The Parker Classic


It may be a slight eccentricity, but I like the Parker Classic.  I like all those pens that show an edge of experimentation, especially where nibs and feeds are concerned, and there can be little doubt that the Cl;assic was an experiment – one that succeeded rather well, especially from a marketing point of view.  The rather space-age nib/feed/section unit caught the eye of buyers and the pen was surprisingly popular.  It came in a wide variety of finishes, some quite expensive.  This rather more humble brushed steel Flighter GT was introduced in 1993.
The nib is almost flat, having only the very slightest curve that you see on normal pens.  Part of Parker’s idea was to make a very robust nib, as writers used to ballpoints were bending fountain pen nibs left, right and centre.  It’s quite effective, I think.  They seem to have survived in quite large numbers, anyway.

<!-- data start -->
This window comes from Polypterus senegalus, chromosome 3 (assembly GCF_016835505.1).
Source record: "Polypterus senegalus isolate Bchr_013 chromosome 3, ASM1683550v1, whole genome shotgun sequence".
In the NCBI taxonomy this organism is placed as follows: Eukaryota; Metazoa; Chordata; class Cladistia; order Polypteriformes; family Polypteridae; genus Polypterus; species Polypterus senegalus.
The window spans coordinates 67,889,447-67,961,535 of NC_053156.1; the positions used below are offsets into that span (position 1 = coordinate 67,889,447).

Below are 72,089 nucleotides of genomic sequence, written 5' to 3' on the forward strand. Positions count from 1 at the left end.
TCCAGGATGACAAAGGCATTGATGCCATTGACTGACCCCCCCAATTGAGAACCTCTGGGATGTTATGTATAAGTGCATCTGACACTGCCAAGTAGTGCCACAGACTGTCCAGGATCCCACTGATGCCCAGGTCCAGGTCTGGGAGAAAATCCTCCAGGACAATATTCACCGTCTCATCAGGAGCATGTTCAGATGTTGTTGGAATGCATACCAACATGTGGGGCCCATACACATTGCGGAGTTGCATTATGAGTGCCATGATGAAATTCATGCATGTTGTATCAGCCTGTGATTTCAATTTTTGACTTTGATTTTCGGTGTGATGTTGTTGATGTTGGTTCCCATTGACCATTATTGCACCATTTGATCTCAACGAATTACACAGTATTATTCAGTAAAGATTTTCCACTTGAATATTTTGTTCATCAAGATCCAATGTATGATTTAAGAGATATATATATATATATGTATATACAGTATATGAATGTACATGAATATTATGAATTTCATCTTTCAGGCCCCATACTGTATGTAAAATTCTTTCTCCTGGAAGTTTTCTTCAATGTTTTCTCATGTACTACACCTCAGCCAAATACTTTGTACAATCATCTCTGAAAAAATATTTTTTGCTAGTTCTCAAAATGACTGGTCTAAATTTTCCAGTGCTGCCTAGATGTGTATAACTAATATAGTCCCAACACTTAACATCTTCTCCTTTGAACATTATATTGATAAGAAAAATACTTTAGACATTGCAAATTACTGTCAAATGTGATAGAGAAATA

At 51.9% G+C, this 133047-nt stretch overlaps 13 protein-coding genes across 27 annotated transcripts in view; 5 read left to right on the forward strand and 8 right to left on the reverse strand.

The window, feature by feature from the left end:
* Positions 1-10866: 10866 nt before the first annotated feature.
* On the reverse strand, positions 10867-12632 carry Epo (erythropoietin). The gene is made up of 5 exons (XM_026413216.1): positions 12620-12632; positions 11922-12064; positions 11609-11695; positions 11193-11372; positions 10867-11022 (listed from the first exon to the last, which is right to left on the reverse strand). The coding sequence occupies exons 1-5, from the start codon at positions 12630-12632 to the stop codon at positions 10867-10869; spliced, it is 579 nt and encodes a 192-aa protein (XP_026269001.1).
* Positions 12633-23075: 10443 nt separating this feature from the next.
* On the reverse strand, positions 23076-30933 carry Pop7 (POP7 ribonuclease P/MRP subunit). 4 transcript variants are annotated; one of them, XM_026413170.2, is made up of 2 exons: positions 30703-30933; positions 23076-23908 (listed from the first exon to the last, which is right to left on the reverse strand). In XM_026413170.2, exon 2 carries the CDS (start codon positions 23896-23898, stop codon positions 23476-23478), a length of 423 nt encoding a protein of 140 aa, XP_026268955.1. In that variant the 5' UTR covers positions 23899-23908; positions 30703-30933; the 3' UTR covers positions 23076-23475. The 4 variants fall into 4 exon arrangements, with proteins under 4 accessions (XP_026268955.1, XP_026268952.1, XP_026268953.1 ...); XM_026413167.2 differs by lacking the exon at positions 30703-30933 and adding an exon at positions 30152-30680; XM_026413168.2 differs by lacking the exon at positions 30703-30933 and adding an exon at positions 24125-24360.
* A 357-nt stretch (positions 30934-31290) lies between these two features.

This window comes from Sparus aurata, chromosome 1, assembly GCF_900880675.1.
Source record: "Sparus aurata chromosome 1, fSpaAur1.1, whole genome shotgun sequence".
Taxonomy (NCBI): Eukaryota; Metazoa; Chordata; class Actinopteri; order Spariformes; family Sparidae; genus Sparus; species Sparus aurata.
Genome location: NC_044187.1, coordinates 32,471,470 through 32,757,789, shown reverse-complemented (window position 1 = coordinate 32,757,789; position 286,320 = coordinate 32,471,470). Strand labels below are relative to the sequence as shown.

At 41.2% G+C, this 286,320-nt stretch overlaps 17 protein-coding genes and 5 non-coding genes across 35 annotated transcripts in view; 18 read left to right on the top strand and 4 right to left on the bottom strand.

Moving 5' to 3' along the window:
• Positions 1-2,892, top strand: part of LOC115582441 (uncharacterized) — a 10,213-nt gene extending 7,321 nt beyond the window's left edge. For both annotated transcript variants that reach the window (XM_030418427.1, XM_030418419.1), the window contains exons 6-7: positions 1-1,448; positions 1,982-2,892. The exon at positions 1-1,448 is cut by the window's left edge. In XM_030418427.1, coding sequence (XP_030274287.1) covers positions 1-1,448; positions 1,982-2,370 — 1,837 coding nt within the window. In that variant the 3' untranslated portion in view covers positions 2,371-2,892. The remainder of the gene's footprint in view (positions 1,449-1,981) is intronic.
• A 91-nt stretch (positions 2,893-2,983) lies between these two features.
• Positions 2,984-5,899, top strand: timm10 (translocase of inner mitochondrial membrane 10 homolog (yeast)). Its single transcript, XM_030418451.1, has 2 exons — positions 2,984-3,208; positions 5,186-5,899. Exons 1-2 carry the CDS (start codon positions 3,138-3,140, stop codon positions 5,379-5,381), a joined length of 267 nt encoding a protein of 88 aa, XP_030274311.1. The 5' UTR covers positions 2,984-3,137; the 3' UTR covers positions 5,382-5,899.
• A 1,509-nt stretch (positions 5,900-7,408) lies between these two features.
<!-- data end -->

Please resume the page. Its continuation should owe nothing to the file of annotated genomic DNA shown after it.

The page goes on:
The Classic is the successor to the Parker 180 and there are considerable similarities both in the shape of the nib and in the style of the pen as a whole.
The Classic Flighter GT went out of production in 1994 and this pen appears to have worn quite well through the intervening years.  The gold plating does have a spot or two of wear but otherwise the pen is in very good condition.  It has the Parker syringe type of converter.  All in all, I like this odd pen with its radical nib.


Thank You!

Many thanks to those of you who answered my question yesterday.  I’m pleased to say that the responses were much along the lines I imagined they would be, and that writing samples are actually useful.  It would be well worth while going to Fountain Pen Board to see what Christoph does for a writing sample!